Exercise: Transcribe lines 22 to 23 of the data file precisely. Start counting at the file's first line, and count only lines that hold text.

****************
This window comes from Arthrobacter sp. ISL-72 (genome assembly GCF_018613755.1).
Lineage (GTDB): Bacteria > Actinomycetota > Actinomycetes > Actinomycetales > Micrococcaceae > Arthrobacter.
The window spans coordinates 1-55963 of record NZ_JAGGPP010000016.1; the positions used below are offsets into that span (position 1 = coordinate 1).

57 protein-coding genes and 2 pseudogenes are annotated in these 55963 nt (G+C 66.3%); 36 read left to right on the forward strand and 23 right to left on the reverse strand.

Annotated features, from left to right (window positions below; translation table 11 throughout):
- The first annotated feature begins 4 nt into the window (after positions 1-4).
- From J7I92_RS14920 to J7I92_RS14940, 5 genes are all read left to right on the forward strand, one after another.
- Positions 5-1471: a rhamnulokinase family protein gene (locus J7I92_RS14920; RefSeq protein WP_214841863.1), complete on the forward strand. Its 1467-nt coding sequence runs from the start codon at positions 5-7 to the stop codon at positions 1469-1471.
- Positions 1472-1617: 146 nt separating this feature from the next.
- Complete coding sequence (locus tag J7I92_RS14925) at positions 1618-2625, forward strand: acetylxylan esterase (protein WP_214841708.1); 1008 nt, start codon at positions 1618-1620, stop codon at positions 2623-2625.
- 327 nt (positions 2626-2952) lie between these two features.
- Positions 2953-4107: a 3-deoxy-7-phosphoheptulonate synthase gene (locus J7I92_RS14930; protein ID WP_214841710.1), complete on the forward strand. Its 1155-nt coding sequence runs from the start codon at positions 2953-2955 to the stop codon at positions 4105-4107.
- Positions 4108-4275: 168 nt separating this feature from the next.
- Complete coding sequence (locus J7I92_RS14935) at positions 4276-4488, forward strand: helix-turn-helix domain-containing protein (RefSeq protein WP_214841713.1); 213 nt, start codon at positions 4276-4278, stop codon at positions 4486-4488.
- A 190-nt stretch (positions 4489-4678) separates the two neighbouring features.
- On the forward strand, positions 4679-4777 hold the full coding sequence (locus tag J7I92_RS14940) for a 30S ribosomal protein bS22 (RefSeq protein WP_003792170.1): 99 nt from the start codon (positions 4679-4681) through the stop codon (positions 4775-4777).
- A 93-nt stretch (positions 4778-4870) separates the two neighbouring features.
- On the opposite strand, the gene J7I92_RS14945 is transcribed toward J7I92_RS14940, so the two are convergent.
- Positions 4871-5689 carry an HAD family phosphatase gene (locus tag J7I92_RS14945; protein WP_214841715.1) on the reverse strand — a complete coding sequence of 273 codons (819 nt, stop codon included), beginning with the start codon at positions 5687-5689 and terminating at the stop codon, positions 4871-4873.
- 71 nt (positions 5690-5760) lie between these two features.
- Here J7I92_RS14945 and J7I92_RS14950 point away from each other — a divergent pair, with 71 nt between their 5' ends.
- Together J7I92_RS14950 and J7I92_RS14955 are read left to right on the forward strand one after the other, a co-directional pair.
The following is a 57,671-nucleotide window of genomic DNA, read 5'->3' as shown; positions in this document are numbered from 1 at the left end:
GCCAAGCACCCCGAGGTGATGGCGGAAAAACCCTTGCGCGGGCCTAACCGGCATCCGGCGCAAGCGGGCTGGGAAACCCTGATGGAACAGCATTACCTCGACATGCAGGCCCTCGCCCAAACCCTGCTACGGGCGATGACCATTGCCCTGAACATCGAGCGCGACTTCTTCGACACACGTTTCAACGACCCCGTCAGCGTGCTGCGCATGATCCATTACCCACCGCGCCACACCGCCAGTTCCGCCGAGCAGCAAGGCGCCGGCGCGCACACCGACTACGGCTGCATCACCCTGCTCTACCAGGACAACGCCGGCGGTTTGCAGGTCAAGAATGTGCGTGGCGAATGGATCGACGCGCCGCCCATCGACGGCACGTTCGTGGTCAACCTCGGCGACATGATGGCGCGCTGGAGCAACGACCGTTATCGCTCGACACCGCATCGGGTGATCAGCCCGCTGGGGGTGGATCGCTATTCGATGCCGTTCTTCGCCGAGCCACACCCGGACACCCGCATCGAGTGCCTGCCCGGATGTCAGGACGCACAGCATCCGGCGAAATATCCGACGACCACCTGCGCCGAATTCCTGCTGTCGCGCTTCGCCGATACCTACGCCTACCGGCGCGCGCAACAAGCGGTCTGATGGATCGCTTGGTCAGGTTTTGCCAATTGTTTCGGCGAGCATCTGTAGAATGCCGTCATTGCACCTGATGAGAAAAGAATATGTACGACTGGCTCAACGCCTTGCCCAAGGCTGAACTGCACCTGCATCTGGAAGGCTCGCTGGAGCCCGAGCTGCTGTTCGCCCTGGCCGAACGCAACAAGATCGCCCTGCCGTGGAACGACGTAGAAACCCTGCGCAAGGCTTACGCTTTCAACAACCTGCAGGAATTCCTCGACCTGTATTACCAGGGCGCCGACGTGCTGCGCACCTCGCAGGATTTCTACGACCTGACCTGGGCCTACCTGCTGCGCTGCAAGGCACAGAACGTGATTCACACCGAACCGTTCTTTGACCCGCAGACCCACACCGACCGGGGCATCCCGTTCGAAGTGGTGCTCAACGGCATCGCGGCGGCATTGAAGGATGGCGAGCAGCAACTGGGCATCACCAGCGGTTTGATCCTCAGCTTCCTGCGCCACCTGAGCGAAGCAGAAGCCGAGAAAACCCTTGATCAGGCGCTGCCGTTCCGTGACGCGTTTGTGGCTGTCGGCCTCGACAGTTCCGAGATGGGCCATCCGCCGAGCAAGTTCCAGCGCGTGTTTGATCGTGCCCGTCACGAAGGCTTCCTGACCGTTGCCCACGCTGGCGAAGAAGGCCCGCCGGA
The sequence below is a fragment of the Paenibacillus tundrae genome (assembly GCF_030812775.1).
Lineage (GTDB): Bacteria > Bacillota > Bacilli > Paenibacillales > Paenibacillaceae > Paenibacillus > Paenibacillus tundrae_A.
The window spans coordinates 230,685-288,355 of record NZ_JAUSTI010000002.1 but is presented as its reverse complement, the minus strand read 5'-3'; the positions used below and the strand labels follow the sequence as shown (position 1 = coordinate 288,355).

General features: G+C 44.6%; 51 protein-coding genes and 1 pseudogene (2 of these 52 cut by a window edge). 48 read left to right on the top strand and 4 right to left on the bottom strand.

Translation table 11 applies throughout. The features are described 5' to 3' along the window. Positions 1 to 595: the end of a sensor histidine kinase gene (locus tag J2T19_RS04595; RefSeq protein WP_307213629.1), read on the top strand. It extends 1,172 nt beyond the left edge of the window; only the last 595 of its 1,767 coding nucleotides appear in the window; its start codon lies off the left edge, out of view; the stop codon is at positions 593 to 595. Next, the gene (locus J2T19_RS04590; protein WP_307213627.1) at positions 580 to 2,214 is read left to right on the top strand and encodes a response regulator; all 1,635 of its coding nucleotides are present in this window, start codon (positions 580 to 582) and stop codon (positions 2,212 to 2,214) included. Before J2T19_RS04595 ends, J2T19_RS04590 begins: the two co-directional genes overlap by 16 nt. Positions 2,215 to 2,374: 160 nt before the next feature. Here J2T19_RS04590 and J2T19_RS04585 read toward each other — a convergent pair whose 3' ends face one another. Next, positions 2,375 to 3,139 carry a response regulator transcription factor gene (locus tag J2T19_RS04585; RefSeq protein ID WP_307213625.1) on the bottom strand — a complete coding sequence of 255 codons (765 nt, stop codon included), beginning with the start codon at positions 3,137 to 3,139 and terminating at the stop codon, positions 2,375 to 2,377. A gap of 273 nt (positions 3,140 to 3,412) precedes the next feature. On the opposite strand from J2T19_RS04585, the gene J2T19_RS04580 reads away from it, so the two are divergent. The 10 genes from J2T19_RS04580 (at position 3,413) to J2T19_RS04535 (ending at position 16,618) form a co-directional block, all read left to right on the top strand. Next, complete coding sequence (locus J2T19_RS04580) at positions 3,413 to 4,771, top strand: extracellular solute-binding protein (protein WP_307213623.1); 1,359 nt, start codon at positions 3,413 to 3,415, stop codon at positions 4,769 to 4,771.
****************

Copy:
- Together J7I92_RS14950 and J7I92_RS14955 are read left to right on the forward strand one after the other, a co-directional pair.
The following is a 57,671-nucleotide window of genomic DNA, read 5'->3' as shown; positions in this document are numbered from 1 at the left end: